Williams bullish on upgrades, past history for breakout Spanish GP

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It was two years ago at the Spanish Grand Prix that Pastor Maldonado delivered one of Formula One’s biggest upsets, when he drove his Williams to victory and held off hometown hero Fernando Alonso of Ferrari to win the 2012 race.

Flash forward to 2014 and the reborn Williams team, now with Mercedes engines, a better car on paper, a completely different driver lineup and strength in depth on the technical and engineering fronts, seeks another win, or simply its first podium of the season.

Valtteri Bottas and Felipe Massa have shown excellent pace throughout the early portion of the 2014 campaign, and Massa’s starts the last two races have been great.

But for a bit of luck, neither’s made the podium yet. Despite his double charge through the field in Australia, Bottas ended only fifth there; the timing of the Safety Car in Bahrain negated the podium shot for both drivers there as Massa and Bottas ran third and fourth for most of the race.

This could well be Williams’ weekend, though. Williams Martini Racing Head of Vehicle Performance Rob Smedley described the team’s updates and game plan heading into the weekend in its pre-race release.

“Spain is a good leveller. Getting back to Europe gives teams the opportunity to bring further upgrades, which we will also be doing,” he said. “Barcelona and the following two or three races gives everyone a good indication of how the rest of the season will play out and who has made the most progress since the start of the season. The teams and drivers know the track well, meaning we can gain a lot of accurate data on how the upgrades are working.”

Massa, who won the Spanish GP in 2007 and scored his most recent podium finish at this race last year (third for Ferrari), is bullish on the upgrades and thinks he could match the result this weekend.

“I know what it takes to win at the circuit so I can have a little confidence when driving there,” he said. “Downforce is really important in Spain so we have to make sure the aerodynamic set-up is correct. We have been working on developing the car in this area.”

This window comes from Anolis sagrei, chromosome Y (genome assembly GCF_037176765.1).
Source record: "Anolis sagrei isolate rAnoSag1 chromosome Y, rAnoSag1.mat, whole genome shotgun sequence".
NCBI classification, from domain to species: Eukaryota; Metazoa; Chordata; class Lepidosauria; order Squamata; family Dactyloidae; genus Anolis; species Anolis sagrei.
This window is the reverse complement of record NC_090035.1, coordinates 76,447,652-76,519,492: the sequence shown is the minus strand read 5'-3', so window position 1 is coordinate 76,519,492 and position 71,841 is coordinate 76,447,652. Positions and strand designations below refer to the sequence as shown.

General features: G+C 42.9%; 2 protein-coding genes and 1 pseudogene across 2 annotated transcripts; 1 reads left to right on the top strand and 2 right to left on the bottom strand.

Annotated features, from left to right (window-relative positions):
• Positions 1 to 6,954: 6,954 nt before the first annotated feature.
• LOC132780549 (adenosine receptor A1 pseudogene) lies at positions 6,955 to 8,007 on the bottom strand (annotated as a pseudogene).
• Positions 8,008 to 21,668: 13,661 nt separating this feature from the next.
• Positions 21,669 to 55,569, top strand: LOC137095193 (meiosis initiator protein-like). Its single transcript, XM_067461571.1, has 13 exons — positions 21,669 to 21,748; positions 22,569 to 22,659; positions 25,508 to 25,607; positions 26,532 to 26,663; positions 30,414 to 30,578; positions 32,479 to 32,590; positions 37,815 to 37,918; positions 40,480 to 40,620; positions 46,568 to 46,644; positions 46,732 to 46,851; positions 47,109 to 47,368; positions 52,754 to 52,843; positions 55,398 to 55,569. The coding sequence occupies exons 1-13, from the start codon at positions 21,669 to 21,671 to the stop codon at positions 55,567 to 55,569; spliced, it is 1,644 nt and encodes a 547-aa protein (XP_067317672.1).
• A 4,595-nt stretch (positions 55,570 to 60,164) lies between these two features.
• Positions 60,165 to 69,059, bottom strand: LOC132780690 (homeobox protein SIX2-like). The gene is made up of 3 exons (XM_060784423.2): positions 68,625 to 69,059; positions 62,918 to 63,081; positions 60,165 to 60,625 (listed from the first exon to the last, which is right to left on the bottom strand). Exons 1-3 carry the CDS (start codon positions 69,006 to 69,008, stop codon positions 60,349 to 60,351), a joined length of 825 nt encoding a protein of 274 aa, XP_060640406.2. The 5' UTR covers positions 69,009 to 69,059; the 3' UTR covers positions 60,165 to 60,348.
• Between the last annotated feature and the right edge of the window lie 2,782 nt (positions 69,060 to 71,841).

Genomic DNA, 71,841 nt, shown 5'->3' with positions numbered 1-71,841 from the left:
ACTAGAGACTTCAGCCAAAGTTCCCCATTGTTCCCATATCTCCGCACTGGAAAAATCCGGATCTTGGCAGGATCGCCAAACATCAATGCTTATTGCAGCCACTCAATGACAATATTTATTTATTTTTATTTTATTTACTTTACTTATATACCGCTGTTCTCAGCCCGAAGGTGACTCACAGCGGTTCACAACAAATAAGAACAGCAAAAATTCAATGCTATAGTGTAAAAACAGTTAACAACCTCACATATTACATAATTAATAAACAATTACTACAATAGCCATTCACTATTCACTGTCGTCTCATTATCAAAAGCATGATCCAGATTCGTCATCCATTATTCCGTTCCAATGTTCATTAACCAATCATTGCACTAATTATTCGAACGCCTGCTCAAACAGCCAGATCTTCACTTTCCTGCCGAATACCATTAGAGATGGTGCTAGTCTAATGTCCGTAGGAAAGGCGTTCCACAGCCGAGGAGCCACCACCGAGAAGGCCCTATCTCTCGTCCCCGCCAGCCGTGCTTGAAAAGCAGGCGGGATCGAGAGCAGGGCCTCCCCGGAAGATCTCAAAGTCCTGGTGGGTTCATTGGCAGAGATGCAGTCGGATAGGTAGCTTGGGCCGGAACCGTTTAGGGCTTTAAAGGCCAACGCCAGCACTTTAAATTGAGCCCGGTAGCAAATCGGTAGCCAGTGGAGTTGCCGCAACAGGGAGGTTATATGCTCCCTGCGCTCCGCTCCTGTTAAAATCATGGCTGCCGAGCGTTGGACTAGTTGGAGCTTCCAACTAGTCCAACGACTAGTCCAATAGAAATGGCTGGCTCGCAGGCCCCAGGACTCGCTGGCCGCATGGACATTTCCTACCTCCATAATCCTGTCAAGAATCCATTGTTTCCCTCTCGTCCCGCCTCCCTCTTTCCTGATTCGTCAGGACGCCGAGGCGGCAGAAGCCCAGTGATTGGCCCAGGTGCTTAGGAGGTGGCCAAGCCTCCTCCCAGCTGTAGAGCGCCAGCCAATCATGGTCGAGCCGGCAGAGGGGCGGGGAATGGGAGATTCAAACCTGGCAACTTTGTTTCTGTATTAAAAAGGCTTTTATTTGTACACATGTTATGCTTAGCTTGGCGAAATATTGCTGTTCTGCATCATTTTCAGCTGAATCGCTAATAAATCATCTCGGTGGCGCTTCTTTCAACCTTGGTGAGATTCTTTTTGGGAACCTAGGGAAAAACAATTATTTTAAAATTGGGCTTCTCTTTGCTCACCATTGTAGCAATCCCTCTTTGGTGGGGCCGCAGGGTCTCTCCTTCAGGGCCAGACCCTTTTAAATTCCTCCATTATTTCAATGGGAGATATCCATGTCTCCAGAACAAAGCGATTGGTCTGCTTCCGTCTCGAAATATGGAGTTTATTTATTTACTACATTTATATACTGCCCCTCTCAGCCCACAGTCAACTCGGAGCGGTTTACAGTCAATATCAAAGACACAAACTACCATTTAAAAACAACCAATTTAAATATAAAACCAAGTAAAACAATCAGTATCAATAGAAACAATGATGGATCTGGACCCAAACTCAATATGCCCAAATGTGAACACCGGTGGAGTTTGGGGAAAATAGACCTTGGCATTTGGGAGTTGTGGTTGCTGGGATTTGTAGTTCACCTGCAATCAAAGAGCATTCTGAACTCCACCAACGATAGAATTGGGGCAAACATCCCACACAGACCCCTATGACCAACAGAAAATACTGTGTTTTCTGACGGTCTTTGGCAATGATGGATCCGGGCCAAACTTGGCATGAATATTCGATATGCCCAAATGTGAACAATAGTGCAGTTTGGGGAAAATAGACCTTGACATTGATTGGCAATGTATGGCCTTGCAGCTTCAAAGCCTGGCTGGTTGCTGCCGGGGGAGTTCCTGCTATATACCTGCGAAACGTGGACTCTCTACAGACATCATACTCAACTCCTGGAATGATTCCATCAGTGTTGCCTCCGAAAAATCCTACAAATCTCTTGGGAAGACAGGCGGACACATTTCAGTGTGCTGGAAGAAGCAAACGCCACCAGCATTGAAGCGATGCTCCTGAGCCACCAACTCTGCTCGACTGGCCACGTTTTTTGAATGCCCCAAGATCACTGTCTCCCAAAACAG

Bottas was quick to note that although teams have a wealth of data with this track, they haven’t yet tested at Barcelona with this new car.

“We haven’t driven in Spain with the current car, which is unusual as in previous years we completed a lot of laps in testing, so we all know the layout well, but will need to work on the set-up,” said the Finn.

If Maldonado’s win two years ago was a surprise, a similar result wouldn’t be as much of one this year given the team’s pace to start the 2014 campaign.

Hamilton: Abu Dhabi ‘the last race with good-looking cars’ in F1

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Lewis Hamilton believes that this weekend’s Abu Dhabi Grand Prix will be remembered as the last race with good-looking Formula 1 cars ahead of the introduction of the ‘Halo’ cockpit protection for next year.

Officials from the FIA and F1 Strategy Group confirmed earlier this year that the Halo would be fitted to all cars from the 2018 season in a bid to improve safety standards, with the deaths of Justin Wilson and Jules Bianchi putting head protection high on the agenda for the series’ chiefs.

Hamilton has long made his opposition to the Halo clear, believing it will ruin the look of F1 cars, and echoed his thoughts ahead of the final Halo-less race in Abu Dhabi this weekend.

“It’s the last year of looking good I think in the cars. It’s the last race where the cars will look good,” Hamilton said.

“I think next year, it’s all downhill from there in terms of how they look.

“But safety will go up at least, and maybe it could be successful in some way.”

Hamilton’s F1 title rival Sebastian Vettel was less bothered about the change, believing the field will adjust and move on.

“The cars will look different next year. Everything I’ve seen so far looks different, but on the other hand it is something we all get used to,” Vettel said.

“But no doubt the cars look better now, but we’ll get used to it, and we’ll work on the aesthetics so it can be better. It is less of a big deal.”

Red Bull’s Daniel Ricciardo shared Vettel’s view, saying: “I don’t think it’s gonna be as dramatic as most people make it out to be.”